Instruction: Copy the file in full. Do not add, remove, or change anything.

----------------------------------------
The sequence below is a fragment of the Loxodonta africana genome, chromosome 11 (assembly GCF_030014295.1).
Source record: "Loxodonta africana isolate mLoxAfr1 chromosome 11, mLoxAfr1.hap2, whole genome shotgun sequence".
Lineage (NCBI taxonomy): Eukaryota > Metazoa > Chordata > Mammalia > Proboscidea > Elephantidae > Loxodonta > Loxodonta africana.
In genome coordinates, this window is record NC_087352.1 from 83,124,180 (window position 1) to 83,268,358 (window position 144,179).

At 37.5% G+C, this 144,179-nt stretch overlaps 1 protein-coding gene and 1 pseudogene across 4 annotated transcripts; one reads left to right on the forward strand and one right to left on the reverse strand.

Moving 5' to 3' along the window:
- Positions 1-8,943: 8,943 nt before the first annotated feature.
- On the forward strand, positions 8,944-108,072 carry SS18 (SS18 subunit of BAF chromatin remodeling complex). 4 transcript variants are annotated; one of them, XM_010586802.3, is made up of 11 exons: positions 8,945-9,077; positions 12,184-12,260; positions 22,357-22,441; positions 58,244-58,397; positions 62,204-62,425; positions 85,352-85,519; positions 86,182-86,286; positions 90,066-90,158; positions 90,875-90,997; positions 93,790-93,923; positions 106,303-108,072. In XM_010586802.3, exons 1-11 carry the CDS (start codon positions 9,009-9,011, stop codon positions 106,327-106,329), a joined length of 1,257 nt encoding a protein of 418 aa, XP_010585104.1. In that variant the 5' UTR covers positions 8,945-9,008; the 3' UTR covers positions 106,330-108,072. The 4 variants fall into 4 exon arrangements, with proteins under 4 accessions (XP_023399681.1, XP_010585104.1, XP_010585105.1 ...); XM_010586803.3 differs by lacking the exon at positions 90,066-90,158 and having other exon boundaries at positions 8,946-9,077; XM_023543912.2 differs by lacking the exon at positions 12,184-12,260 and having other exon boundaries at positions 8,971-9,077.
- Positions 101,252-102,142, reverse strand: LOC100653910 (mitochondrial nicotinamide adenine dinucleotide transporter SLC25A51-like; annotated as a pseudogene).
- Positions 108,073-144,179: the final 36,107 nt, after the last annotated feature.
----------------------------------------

The sequence below is a fragment of the Loxodonta africana genome, chromosome 11 (assembly GCF_030014295.1).
Source record: "Loxodonta africana isolate mLoxAfr1 chromosome 11, mLoxAfr1.hap2, whole genome shotgun sequence".
Lineage (NCBI taxonomy): Eukaryota > Metazoa > Chordata > Mammalia > Proboscidea > Elephantidae > Loxodonta > Loxodonta africana.
In genome coordinates, this window is record NC_087352.1 from 83,124,180 (window position 1) to 83,268,358 (window position 144,179).

At 37.5% G+C, this 144,179-nt stretch overlaps 1 protein-coding gene and 1 pseudogene across 4 annotated transcripts; one reads left to right on the forward strand and one right to left on the reverse strand.

Moving 5' to 3' along the window:
- Positions 1-8,943: 8,943 nt before the first annotated feature.
- On the forward strand, positions 8,944-108,072 carry SS18 (SS18 subunit of BAF chromatin remodeling complex). 4 transcript variants are annotated; one of them, XM_010586802.3, is made up of 11 exons: positions 8,945-9,077; positions 12,184-12,260; positions 22,357-22,441; positions 58,244-58,397; positions 62,204-62,425; positions 85,352-85,519; positions 86,182-86,286; positions 90,066-90,158; positions 90,875-90,997; positions 93,790-93,923; positions 106,303-108,072. In XM_010586802.3, exons 1-11 carry the CDS (start codon positions 9,009-9,011, stop codon positions 106,327-106,329), a joined length of 1,257 nt encoding a protein of 418 aa, XP_010585104.1. In that variant the 5' UTR covers positions 8,945-9,008; the 3' UTR covers positions 106,330-108,072. The 4 variants fall into 4 exon arrangements, with proteins under 4 accessions (XP_023399681.1, XP_010585104.1, XP_010585105.1 ...); XM_010586803.3 differs by lacking the exon at positions 90,066-90,158 and having other exon boundaries at positions 8,946-9,077; XM_023543912.2 differs by lacking the exon at positions 12,184-12,260 and having other exon boundaries at positions 8,971-9,077.
- Positions 101,252-102,142, reverse strand: LOC100653910 (mitochondrial nicotinamide adenine dinucleotide transporter SLC25A51-like; annotated as a pseudogene).
- Positions 108,073-144,179: the final 36,107 nt, after the last annotated feature.